Last updated June 14, 2017
Over the last few months I’ve shared some cool case studies with you:
- How to send free samples to top Instagram influencers
- Easily create and sell word based designs
- Get your products included on gift guides
Each time I share a study, people invariably ask for updates. They want to know if contacting Instagram influencers pays off in the long run, if getting on gift guides is worth it, and so on.
And I get it – I mean, there’s no point in wasting time if these things don’t convert into sales.
That’s why this week I’ve done a roundup of some of my last few case studies to show you the real-world results we’ve gotten. You’ll see:
- How many sales we’ve made (or not) with each case study
- Exactly what products we’ve sold and where we sold them
- Our total time + money invested for each strategy compared to the return
You’ll also learn about a couple new tools my sister found that I like even better than WordClouds.
Let’s dig in…
Case Study #1: Sending Samples To Instagram Influencers
I initially published the Instagram influencer post on April 26th. Since it was posted, another influencer asked for a sample so I’ve sent out a total of 5 mugs.
Of those 5, one person hasn’t confirmed if they’ve gotten the mug and four have posted my mugs to their Instagram accounts.
While it’s hard to completely track the sales on this, I believe the results in terms of both exposure and sales were well worth the effort.
Here are the posts people made…
The first post was published on April 28th:
1,944 likes, a link inside the description, and 34 comments—with lots of “I need this cup” type comments.
Here’s the second post (published on May 8th):
This person put my link in her bio (without me asking!), got over 4k likes to the mug (so far), and 29 comments—also mostly saying things like “I need this mug.”
Here’s the third post (published on June 4th):
This image has earned close to 400 likes. And although one of the comments said they’d prefer it if the real dog’s ears matched the dog’s ears on the mug, the Instagram influencer wrote a fun blurb about the mug and included a link to my site.
Here’s the latest post (published on June 6th):
This post was published only about a week ago, but it’s earned over 300 likes so far. Plus, the influencer included a link to my site in her bio and she posted to Facebook.
It’s hard to track sales, but considering we have things like retargeting software in place to keep marketing to people, plus an email list, plus the exposure, I’m pretty pleased.
Since the first Instagram post on April 28th, we’ve had 18 “pit bull” related sales.
While I feel confident that most if not all of those items were due to Instagram (I’ve barely touched Shopify lately), at least eight were the exact mug sent to the first two Instagram influencers (except in black).
MAJOR FAIL: For the first mug I showed you, the white mug was showing as “sold out” on our website! Who knows how many people came on for the white mug, saw it was unavailable, and left? We’ll never know.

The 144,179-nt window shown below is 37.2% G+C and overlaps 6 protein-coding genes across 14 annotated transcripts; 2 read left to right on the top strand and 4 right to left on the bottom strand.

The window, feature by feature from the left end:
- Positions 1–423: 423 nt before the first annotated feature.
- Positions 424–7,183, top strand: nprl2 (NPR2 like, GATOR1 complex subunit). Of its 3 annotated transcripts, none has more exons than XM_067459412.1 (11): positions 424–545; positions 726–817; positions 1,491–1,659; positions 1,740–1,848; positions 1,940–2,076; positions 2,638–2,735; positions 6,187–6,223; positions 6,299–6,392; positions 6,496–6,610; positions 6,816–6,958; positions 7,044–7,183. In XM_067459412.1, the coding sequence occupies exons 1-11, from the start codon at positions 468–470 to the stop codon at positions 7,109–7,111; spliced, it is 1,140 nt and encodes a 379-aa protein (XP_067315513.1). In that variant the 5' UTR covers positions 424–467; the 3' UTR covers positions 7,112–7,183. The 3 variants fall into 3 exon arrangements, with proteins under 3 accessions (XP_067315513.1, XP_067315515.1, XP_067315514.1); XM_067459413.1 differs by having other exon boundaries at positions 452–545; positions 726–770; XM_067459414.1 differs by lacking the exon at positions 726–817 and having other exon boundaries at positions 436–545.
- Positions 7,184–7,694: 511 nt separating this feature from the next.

For now, we’ll call those eight mug sales definite Instagram sales and the rest as gravy.
Time spent: Around an hour
Money spent: $49.5 (five mugs)
ROI: 8 definite mug sales, 10 other pit bull-related sales I’m convinced are from Instagram, close to 7,000 likes, and tons of exposure.
The consensus: Not too shabby. I think the exposure and sales were worth the time and money spent on this.
Case Study #2: Making word-cloud designs to sell
My assistant and I collaborated to make three dog printables that we put for sale on Etsy. And while we actually haven’t gotten any Etsy sales yet, on a whim, we also took the same three dog designs and put them on pillow cases and mugs, which we listed on Bonanza, and got a sale that way!
Since the post my sister told me about a few new tools:
And guess what? We made 2 tank top sales already!
Time spent: Under 30 minutes
Money spent: $0
ROI: one set of pillow cases (minus Bonanza’s fees) and two tank tops
The consensus: Small results so far. I’m also not convinced that our initial printable test designs on Etsy were great. But with no upfront costs and a low time commitment, I think it’s worth testing further, especially using Wordficator.
Case Study #3: Getting Your Products Included In Gift Guides
I posted about how to get on gift guides on March 22nd.
Of the two positive responses I received, I heard back from one person two months later with an update letting me know that she had published an article featuring my products.
In her gift guide, she featured not one but TWO of my pit bull mugs! Plus, she shared the guide on Facebook and Twitter, and to her 30.9K Instagram followers.
She even used a photo featuring one of my mugs for her Instagram post, which generated 707 likes and also included my link in her bio.
Again, it’s hard to track sales for this. But since Laura posted her gift guide, I’ve gotten five Amazon sales for the two mugs she featured.
Time spent: Around an hour
Money spent: $9.95 (one mug)
ROI: five mug sales, over 700 likes, and however much traffic she got to the gift guide she published
The consensus: Not too bad. Minimal costs and time commitment. Could definitely be worth trying again.
I hope you found these updates useful. Let me know if you tried any of the strategies described in the case studies and the results that YOU have seen so far.